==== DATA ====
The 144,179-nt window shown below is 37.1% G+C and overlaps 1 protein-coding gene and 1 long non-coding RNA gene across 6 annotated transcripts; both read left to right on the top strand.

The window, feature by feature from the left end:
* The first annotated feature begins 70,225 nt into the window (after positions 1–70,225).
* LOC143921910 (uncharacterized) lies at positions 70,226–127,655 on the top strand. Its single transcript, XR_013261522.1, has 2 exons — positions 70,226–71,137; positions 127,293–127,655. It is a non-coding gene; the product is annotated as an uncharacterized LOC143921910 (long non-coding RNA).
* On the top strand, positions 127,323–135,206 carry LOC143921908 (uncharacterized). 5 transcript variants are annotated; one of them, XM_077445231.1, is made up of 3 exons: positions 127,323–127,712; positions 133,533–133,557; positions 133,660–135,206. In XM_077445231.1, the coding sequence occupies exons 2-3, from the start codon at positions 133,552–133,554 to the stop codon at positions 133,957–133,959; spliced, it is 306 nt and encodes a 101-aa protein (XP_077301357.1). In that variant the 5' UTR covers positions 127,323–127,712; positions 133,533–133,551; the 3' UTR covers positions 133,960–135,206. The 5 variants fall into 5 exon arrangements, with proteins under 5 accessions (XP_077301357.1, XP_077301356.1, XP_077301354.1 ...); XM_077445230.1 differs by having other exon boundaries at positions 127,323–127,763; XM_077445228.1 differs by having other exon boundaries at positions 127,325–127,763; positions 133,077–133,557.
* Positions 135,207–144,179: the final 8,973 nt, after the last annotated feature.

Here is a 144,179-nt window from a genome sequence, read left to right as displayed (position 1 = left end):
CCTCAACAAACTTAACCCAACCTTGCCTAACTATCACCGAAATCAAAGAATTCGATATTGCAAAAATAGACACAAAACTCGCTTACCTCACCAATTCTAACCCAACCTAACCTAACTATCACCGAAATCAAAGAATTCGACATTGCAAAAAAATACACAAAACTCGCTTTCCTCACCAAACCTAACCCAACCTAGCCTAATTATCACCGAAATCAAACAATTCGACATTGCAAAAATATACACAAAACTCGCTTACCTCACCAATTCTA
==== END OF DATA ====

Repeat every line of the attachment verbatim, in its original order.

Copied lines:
The 144,179-nt window shown below is 37.1% G+C and overlaps 1 protein-coding gene and 1 long non-coding RNA gene across 6 annotated transcripts; both read left to right on the top strand.

The window, feature by feature from the left end:
* The first annotated feature begins 70,225 nt into the window (after positions 1–70,225).
* LOC143921910 (uncharacterized) lies at positions 70,226–127,655 on the top strand. Its single transcript, XR_013261522.1, has 2 exons — positions 70,226–71,137; positions 127,293–127,655. It is a non-coding gene; the product is annotated as an uncharacterized LOC143921910 (long non-coding RNA).
* On the top strand, positions 127,323–135,206 carry LOC143921908 (uncharacterized). 5 transcript variants are annotated; one of them, XM_077445231.1, is made up of 3 exons: positions 127,323–127,712; positions 133,533–133,557; positions 133,660–135,206. In XM_077445231.1, the coding sequence occupies exons 2-3, from the start codon at positions 133,552–133,554 to the stop codon at positions 133,957–133,959; spliced, it is 306 nt and encodes a 101-aa protein (XP_077301357.1). In that variant the 5' UTR covers positions 127,323–127,712; positions 133,533–133,551; the 3' UTR covers positions 133,960–135,206. The 5 variants fall into 5 exon arrangements, with proteins under 5 accessions (XP_077301357.1, XP_077301356.1, XP_077301354.1 ...); XM_077445230.1 differs by having other exon boundaries at positions 127,323–127,763; XM_077445228.1 differs by having other exon boundaries at positions 127,325–127,763; positions 133,077–133,557.
* Positions 135,207–144,179: the final 8,973 nt, after the last annotated feature.

Here is a 144,179-nt window from a genome sequence, read left to right as displayed (position 1 = left end):
CCTCAACAAACTTAACCCAACCTTGCCTAACTATCACCGAAATCAAAGAATTCGATATTGCAAAAATAGACACAAAACTCGCTTACCTCACCAATTCTAACCCAACCTAACCTAACTATCACCGAAATCAAAGAATTCGACATTGCAAAAAAATACACAAAACTCGCTTTCCTCACCAAACCTAACCCAACCTAGCCTAATTATCACCGAAATCAAACAATTCGACATTGCAAAAATATACACAAAACTCGCTTACCTCACCAATTCTA